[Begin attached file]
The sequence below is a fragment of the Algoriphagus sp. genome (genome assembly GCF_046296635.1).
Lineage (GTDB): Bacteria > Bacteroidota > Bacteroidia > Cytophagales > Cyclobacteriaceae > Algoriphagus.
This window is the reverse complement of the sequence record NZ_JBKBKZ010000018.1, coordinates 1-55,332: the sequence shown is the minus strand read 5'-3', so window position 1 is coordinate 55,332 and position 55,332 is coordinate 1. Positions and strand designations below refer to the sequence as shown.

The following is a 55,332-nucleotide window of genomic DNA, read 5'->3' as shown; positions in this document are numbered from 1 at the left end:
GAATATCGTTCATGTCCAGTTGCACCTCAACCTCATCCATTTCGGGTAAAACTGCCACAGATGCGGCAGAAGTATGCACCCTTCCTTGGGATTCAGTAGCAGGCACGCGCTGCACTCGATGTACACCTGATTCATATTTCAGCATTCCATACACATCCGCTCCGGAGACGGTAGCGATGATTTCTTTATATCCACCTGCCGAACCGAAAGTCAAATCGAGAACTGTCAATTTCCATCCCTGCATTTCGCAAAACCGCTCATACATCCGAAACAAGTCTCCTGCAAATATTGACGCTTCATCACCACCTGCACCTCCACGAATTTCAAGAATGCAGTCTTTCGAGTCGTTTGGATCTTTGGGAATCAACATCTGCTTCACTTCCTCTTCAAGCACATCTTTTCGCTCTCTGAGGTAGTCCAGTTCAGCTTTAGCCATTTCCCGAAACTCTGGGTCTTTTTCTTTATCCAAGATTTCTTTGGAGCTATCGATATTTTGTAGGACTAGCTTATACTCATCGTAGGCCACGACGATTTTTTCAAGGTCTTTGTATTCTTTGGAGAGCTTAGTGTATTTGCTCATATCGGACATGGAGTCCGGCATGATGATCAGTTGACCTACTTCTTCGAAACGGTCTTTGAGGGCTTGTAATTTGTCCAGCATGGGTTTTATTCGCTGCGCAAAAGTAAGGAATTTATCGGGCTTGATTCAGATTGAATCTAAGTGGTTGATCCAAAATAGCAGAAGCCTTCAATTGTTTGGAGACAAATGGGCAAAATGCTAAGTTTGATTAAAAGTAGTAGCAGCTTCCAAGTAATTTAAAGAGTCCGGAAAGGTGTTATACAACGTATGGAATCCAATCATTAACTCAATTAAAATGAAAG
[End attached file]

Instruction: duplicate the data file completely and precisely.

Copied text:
The sequence below is a fragment of the Algoriphagus sp. genome (genome assembly GCF_046296635.1).
Lineage (GTDB): Bacteria > Bacteroidota > Bacteroidia > Cytophagales > Cyclobacteriaceae > Algoriphagus.
This window is the reverse complement of the sequence record NZ_JBKBKZ010000018.1, coordinates 1-55,332: the sequence shown is the minus strand read 5'-3', so window position 1 is coordinate 55,332 and position 55,332 is coordinate 1. Positions and strand designations below refer to the sequence as shown.

The following is a 55,332-nucleotide window of genomic DNA, read 5'->3' as shown; positions in this document are numbered from 1 at the left end:
GAATATCGTTCATGTCCAGTTGCACCTCAACCTCATCCATTTCGGGTAAAACTGCCACAGATGCGGCAGAAGTATGCACCCTTCCTTGGGATTCAGTAGCAGGCACGCGCTGCACTCGATGTACACCTGATTCATATTTCAGCATTCCATACACATCCGCTCCGGAGACGGTAGCGATGATTTCTTTATATCCACCTGCCGAACCGAAAGTCAAATCGAGAACTGTCAATTTCCATCCCTGCATTTCGCAAAACCGCTCATACATCCGAAACAAGTCTCCTGCAAATATTGACGCTTCATCACCACCTGCACCTCCACGAATTTCAAGAATGCAGTCTTTCGAGTCGTTTGGATCTTTGGGAATCAACATCTGCTTCACTTCCTCTTCAAGCACATCTTTTCGCTCTCTGAGGTAGTCCAGTTCAGCTTTAGCCATTTCCCGAAACTCTGGGTCTTTTTCTTTATCCAAGATTTCTTTGGAGCTATCGATATTTTGTAGGACTAGCTTATACTCATCGTAGGCCACGACGATTTTTTCAAGGTCTTTGTATTCTTTGGAGAGCTTAGTGTATTTGCTCATATCGGACATGGAGTCCGGCATGATGATCAGTTGACCTACTTCTTCGAAACGGTCTTTGAGGGCTTGTAATTTGTCCAGCATGGGTTTTATTCGCTGCGCAAAAGTAAGGAATTTATCGGGCTTGATTCAGATTGAATCTAAGTGGTTGATCCAAAATAGCAGAAGCCTTCAATTGTTTGGAGACAAATGGGCAAAATGCTAAGTTTGATTAAAAGTAGTAGCAGCTTCCAAGTAATTTAAAGAGTCCGGAAAGGTGTTATACAACGTATGGAATCCAATCATTAACTCAATTAAAATGAAAG